Tank Crewman is a particularly dirty job. I was a tank crewman in Vietnam and I doubt it has changed that much. If you are deployed in the field, you get dirty and stay dirty, in about a week you don't even know what clean is. When we were lucky enough to bivouac on the beach, we all just ran naked into the South China Sea and rinsed off, considering ourselves clean. Your potty is the jungle, just don't get your ass shot off. Sometimes we got hot food helicoptered in, otherwise it was c-rations, my favorite was baked lima beans with bacon. We had all the 3.2 beer we wanted, just no ice. You know you're having a bad day when you have a warm beer with c-rations for breakfast. I was 20 years old. I had been drafted. It was a great adventure.

What good came of it? For me, 2 things. First, I came back and went to college on the GI bill. Second, we were a team, literally fighting for each other's life. I've rarely experienced such team spirit since. And we were successful.

I do not write in praise of war. President Obama is right using more drones. But anyone who wants the adventure of soldiering should go for it.

Anonymous said...

Glad you are writing again.

We have had an unlimited war since the Civil War. Men, women, and children have been on the front lines. Just ask anyone about the Oklahoma City bombing or the 9/11 attacks.

I love the bit about meeting the qualifications. I ponder how many big men could have been tunnel rats in the Vietnam War- scratch that-Vietnam conflict. Yes, I dare say a 6 foot 7 inch man would have to enlarge those tunnels to do the job. My point is that military qualifications differ for the job. But, why did he need to state the qualifier? To calm the other men that disagree with permitting women to actually serve on the alleged front line?

Glad you are back.

Marthe said...

“Valor has no gender.”
True, but personal bravery has never been acknowledged or rewarded equally.
And “valor” is often assumed to be the exclusive province of the masculine, of the particular form of conflict that is war with swords and guns and weapons of destruction, not the courage to say “no” to violence, “no” to the words and actions that kill the spirit while leaving the body intact. War has too often been THE proof of manhood, THE opportunity to test, to experience life on some exhilarating precipice of loss that defines one for life; aggression, adrenaline rush, purpose all rolled into one package attractive by those who profit from conflict. I met a whole lot of wounded soldiers many years ago. None of them still believed a word of the hawks & arms industry propaganda or the glories of war literature. None of them wanted anything more than an end to the whole ugly business.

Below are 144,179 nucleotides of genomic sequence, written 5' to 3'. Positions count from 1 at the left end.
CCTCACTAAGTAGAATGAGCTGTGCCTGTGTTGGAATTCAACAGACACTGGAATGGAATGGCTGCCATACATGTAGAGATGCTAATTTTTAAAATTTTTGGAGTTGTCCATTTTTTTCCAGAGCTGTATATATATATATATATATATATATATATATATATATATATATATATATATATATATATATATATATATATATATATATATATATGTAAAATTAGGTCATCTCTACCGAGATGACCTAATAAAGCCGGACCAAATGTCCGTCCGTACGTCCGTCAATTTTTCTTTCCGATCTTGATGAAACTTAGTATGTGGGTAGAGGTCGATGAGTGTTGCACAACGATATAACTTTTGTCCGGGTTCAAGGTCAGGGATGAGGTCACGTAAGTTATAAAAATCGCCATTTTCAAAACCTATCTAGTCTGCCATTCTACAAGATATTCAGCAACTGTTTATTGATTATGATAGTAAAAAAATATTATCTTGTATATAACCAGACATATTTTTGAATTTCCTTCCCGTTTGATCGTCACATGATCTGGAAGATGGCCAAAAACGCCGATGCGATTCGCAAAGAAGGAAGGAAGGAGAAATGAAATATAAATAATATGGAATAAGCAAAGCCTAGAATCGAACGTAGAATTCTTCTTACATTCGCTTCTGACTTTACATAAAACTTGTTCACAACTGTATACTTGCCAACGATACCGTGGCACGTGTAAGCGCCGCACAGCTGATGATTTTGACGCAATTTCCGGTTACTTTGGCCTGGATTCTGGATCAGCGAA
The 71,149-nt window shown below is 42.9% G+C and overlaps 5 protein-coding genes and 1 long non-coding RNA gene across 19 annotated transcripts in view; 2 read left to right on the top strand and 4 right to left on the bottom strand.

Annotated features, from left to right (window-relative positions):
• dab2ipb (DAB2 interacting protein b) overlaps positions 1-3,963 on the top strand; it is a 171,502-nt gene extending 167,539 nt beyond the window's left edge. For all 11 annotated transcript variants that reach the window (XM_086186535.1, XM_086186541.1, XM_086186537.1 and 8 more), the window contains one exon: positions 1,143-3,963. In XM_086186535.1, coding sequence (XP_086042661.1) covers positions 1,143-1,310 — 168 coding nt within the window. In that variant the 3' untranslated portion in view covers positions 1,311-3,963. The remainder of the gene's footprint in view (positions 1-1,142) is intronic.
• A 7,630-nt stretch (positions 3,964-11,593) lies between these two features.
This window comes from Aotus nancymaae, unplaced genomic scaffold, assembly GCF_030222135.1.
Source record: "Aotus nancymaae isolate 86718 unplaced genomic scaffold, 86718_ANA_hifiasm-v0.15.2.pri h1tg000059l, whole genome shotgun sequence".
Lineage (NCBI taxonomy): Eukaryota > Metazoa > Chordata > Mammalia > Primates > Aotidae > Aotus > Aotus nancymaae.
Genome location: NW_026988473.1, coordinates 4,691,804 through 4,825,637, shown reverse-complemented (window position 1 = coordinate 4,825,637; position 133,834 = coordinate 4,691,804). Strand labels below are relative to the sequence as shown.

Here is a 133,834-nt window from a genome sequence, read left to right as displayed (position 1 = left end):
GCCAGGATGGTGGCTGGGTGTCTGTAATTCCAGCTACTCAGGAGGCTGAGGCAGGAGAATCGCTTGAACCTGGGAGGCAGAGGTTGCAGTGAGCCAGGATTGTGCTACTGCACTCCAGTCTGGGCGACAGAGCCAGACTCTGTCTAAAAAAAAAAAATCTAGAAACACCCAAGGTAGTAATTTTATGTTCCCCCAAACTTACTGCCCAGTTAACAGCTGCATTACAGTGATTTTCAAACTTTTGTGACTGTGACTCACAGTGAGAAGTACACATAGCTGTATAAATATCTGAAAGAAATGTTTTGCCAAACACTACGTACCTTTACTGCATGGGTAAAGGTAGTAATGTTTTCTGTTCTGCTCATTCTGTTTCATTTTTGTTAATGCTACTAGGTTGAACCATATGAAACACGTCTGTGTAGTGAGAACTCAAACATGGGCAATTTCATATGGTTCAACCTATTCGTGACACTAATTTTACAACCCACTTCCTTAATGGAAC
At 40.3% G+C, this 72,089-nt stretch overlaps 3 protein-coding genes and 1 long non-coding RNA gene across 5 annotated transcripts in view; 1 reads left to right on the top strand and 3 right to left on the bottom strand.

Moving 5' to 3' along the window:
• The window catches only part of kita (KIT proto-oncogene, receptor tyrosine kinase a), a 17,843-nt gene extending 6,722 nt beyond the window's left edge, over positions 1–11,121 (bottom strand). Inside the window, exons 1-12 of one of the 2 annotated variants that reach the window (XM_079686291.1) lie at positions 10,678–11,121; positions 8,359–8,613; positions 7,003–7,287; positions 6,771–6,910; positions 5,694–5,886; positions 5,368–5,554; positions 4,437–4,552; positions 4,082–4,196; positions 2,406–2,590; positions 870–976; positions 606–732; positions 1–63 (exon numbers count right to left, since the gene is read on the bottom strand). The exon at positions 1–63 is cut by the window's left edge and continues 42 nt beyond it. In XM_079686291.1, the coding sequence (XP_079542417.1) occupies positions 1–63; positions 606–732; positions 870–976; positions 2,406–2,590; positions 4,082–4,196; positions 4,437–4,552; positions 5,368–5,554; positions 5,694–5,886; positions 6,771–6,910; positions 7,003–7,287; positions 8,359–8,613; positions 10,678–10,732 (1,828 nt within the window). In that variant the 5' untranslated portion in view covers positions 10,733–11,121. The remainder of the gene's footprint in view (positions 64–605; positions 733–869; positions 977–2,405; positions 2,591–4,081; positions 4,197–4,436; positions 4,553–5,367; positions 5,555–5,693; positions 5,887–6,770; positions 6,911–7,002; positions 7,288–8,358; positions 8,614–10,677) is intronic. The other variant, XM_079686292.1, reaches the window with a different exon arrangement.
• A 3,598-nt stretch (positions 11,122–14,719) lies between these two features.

No doubt some men will freak out about women in combat, not out of any “protective” concern for the vulnerabilities of women they love, but because they will see the competition from women as threatening to their manhood. No doubt the howling fringe will claim the “feminazis” are on the march to castrate the last “real men” on the planet.
But what is truly sad is that our language is so soaked in the verbiage of war, images of conflict resolved only by might smashing to silence any opposition, that even essentially peaceful and thoughtful individuals accept as normal and necessary the maintenance of the appearance of “strength” through military means to deter any serious challenge to “our” way of life. Our way of life seems to require death on a regular basis, the “sacrifice” of our young whenever (mostly) old (mostly) men are too proud or stubborn or ambitious or greedy to remember that peace is the best predictor of extended life expectancy … the same who loudly claim to defend freedom, god, guns and apple pie, but are clearly not actual followers of any Prince of Peace.
Good for those women who serve and deserve every opportunity available in their chosen profession and to be rewarded equally for their work. Sad, that somehow it seems that the new “freedom” is to be just as deluded about power via armaments as the only meaningful measure of the value of a life as some of their male counterparts.

Elizabeth Kaeton said...

Sextant - I agree: I don't want to see a flag-draped coffin of a man or woman.

Elizabeth Kaeton said...

CL Thomas - I think most of the young men and women who go into the service for the same reasons you articulate: Adventure. Being part of a noble venture. Getting financial assistance (and experience) for higher education.

The military has always played on the altruism and dreams of the youth.

Elizabeth Kaeton said...

Maria - I'm taking this new venture in writing very slowly. I'm more convinced that it was more "blog block' than "writer's block".

More on that later.

Elizabeth Kaeton said...

Marthe - I couldn't agree more.